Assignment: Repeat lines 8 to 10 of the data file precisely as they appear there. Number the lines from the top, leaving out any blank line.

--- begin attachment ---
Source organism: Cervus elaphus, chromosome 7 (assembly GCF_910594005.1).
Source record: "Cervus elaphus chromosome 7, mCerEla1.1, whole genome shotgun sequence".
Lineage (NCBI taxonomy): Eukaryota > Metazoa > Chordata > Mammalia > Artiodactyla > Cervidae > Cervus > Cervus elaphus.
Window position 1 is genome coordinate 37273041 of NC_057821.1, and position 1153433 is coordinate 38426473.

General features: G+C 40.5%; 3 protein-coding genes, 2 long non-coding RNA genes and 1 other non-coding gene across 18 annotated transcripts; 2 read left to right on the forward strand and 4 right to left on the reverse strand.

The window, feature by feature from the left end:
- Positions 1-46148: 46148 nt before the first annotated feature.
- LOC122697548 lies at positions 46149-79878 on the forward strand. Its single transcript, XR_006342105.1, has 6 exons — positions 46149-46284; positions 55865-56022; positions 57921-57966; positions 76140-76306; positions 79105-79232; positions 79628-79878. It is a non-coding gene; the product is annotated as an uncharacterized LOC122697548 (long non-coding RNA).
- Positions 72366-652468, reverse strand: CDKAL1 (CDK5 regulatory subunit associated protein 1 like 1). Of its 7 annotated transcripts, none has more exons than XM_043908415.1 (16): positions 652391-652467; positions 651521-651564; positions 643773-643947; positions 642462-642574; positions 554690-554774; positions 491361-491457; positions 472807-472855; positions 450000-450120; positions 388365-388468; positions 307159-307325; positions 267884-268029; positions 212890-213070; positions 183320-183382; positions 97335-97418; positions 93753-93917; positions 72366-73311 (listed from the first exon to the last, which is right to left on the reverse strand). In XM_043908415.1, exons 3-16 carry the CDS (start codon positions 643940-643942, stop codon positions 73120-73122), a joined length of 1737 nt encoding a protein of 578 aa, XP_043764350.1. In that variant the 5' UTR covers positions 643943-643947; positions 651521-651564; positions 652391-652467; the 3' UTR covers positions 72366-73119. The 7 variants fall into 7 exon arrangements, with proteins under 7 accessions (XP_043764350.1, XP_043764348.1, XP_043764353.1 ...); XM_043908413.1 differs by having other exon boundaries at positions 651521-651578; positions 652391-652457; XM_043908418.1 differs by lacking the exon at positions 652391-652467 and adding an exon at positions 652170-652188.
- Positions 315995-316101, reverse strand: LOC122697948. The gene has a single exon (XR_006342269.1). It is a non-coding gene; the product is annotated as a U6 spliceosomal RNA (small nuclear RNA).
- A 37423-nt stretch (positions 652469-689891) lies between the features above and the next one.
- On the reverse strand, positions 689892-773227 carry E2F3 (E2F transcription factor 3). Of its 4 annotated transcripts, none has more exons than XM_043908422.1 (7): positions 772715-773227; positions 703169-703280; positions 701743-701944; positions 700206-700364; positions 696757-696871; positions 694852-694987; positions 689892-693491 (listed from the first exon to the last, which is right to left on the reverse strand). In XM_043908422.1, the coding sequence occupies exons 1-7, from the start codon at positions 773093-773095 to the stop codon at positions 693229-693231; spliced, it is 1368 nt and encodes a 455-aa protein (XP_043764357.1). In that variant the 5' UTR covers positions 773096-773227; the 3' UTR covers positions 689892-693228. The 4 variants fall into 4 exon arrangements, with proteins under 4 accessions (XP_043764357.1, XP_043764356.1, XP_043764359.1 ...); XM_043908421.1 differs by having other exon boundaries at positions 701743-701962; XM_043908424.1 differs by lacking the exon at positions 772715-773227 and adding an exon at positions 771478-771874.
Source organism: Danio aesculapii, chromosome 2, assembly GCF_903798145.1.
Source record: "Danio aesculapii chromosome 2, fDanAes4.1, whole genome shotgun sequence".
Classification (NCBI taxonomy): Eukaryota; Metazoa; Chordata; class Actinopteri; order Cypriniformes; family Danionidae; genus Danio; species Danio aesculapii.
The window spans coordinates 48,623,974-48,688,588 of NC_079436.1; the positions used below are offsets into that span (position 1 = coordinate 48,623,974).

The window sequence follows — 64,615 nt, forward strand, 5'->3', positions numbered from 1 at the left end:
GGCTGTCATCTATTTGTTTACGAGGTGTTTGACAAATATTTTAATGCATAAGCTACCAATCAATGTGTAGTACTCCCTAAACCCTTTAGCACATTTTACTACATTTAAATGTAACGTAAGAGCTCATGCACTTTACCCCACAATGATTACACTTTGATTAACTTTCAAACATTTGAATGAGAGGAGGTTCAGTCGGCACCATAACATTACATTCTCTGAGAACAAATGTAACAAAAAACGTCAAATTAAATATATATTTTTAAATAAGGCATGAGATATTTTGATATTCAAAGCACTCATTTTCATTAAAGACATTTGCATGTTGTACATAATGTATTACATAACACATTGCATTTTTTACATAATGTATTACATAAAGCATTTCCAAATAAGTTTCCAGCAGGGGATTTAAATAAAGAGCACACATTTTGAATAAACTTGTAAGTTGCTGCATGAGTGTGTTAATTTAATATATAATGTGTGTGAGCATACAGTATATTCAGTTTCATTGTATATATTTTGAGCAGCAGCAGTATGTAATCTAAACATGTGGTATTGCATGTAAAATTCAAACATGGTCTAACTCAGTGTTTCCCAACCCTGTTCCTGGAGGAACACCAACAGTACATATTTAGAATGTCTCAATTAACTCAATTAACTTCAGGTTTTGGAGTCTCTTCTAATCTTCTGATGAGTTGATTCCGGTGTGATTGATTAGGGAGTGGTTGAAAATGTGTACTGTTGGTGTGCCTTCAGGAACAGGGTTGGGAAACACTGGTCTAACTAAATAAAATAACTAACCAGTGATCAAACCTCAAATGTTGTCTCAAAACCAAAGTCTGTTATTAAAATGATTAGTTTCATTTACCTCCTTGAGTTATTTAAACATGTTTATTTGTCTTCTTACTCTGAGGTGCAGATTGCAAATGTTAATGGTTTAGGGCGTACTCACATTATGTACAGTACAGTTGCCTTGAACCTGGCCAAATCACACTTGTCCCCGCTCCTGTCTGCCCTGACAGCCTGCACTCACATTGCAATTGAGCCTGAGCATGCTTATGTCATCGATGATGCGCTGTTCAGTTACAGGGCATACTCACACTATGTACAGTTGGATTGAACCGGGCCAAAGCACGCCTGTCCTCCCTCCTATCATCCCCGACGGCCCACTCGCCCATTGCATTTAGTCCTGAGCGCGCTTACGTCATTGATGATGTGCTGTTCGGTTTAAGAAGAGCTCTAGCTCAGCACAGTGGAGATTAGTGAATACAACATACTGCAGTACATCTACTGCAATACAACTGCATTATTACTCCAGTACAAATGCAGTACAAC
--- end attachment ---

- LOC122697548 lies at positions 46149-79878 on the forward strand. Its single transcript, XR_006342105.1, has 6 exons — positions 46149-46284; positions 55865-56022; positions 57921-57966; positions 76140-76306; positions 79105-79232; positions 79628-79878. It is a non-coding gene; the product is annotated as an uncharacterized LOC122697548 (long non-coding RNA).
- Positions 72366-652468, reverse strand: CDKAL1 (CDK5 regulatory subunit associated protein 1 like 1). Of its 7 annotated transcripts, none has more exons than XM_043908415.1 (16): positions 652391-652467; positions 651521-651564; positions 643773-643947; positions 642462-642574; positions 554690-554774; positions 491361-491457; positions 472807-472855; positions 450000-450120; positions 388365-388468; positions 307159-307325; positions 267884-268029; positions 212890-213070; positions 183320-183382; positions 97335-97418; positions 93753-93917; positions 72366-73311 (listed from the first exon to the last, which is right to left on the reverse strand). In XM_043908415.1, exons 3-16 carry the CDS (start codon positions 643940-643942, stop codon positions 73120-73122), a joined length of 1737 nt encoding a protein of 578 aa, XP_043764350.1. In that variant the 5' UTR covers positions 643943-643947; positions 651521-651564; positions 652391-652467; the 3' UTR covers positions 72366-73119. The 7 variants fall into 7 exon arrangements, with proteins under 7 accessions (XP_043764350.1, XP_043764348.1, XP_043764353.1 ...); XM_043908413.1 differs by having other exon boundaries at positions 651521-651578; positions 652391-652457; XM_043908418.1 differs by lacking the exon at positions 652391-652467 and adding an exon at positions 652170-652188.
- Positions 315995-316101, reverse strand: LOC122697948. The gene has a single exon (XR_006342269.1). It is a non-coding gene; the product is annotated as a U6 spliceosomal RNA (small nuclear RNA).